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Tap, a new startup from Sam Rosen, wants to be the Google of drinking water

Tap, a new startup from Sam Rosen, wants to be the Google of drinking water

MakeSpace founder and former CEO Samuel Rosen is ready to launch his next venture, and it has little or nothing to do with the on-demand economy. This time, Rosen is setting his sights on the world of water.

Tap aims to be the world’s first public index and global search engine for drinking water.

Plastic water bottles are, in many ways, the scourge of the planet. More than 90 percent of the environmental impact of plastic water bottles happens during manufacture, and the Guardian reported that more than 1 million plastic water bottles were sold a minute across the globe in 2016.

Some people have switched over to reusable water bottles and canteens, but once they do, there is no way to search for water fountains or sources of drinking water. That’s where Tap comes in.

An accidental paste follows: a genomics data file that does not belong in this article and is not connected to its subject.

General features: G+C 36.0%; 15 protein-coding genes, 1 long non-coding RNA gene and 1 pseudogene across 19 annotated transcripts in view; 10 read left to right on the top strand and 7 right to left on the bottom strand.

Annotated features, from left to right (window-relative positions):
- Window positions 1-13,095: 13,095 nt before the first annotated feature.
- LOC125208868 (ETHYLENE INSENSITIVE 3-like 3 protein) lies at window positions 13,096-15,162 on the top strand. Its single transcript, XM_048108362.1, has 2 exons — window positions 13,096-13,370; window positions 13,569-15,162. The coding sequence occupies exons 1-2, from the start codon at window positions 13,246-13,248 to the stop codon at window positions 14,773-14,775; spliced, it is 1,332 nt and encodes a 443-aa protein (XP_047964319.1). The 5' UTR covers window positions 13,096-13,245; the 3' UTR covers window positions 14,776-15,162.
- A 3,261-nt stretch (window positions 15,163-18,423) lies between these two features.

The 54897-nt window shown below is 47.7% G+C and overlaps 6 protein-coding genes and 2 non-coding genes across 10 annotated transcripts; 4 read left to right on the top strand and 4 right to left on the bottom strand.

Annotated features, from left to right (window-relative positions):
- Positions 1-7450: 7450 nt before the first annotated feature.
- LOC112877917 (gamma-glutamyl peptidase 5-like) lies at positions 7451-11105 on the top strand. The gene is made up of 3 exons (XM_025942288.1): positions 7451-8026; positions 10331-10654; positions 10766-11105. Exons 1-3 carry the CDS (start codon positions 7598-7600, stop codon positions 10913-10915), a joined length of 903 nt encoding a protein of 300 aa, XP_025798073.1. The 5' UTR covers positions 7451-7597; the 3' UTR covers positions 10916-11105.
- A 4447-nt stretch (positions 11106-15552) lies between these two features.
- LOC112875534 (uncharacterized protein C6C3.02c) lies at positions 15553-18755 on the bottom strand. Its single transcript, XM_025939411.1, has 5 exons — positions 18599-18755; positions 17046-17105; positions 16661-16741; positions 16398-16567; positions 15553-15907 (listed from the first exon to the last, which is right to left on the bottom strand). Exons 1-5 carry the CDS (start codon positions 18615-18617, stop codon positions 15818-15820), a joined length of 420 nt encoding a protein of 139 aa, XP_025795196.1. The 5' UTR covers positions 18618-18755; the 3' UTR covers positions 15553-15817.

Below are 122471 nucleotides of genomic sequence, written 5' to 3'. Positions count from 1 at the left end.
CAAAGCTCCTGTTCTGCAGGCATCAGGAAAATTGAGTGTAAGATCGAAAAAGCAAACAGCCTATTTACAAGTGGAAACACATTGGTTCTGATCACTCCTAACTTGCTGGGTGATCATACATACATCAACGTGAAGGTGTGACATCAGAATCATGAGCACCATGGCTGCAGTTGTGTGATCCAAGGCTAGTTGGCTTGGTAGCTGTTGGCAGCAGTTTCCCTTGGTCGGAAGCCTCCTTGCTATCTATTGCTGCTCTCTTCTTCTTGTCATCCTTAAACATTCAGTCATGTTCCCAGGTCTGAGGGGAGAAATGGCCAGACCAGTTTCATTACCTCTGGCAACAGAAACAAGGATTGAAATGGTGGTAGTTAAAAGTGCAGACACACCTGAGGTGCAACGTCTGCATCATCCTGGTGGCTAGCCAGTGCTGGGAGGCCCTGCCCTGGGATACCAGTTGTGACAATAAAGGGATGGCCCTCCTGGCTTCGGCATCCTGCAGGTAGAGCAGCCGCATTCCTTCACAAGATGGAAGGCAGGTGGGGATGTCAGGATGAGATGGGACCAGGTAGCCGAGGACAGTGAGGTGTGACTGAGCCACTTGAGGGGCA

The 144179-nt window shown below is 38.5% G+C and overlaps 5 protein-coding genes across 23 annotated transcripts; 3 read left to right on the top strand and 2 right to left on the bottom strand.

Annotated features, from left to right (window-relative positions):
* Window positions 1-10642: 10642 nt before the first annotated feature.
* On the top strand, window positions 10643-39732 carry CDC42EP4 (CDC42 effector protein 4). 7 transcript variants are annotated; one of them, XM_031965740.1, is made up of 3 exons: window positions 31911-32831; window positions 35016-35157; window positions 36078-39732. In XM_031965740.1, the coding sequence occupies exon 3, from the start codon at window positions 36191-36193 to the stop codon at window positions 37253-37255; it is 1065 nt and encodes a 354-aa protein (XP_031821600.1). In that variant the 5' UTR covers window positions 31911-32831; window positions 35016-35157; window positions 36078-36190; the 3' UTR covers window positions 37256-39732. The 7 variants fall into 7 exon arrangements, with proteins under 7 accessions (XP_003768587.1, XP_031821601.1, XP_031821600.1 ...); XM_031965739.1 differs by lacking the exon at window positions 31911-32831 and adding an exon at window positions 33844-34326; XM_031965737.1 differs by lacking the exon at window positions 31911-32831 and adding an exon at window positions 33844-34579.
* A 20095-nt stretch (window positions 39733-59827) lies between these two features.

In its first iteration, Tap is a bit like the Waze for water. Using a combination of user-generated content and data from water fountain manufacturers, Tap aims to be a public search engine for where to find water. As it stands now, Tap has more than 34,000 Refill Stations across 30 countries indexed on the app.

But Tap also has ambitions to offer a backend system for water fountain companies. Normally, these companies sell a number of units to airports or other commercial or government properties. Those customers then install the fountains wherever they see fit, and the water fountain company is more or less uninvolved.

However, those companies then need to maintain the fountains, installing new filters and repairing broken parts, etc. But one fountain may be far more trafficked than another, and thus need higher frequency maintenance.

Tap wants to offer an SDK to these companies so that when users report bad filters or a broken water fountain, that information shows up on their dashboard.

Rosen sees an opportunity to generate revenue in a manner similar to Google, offering an advertising product for companies down the line.


Source: TechCrunch

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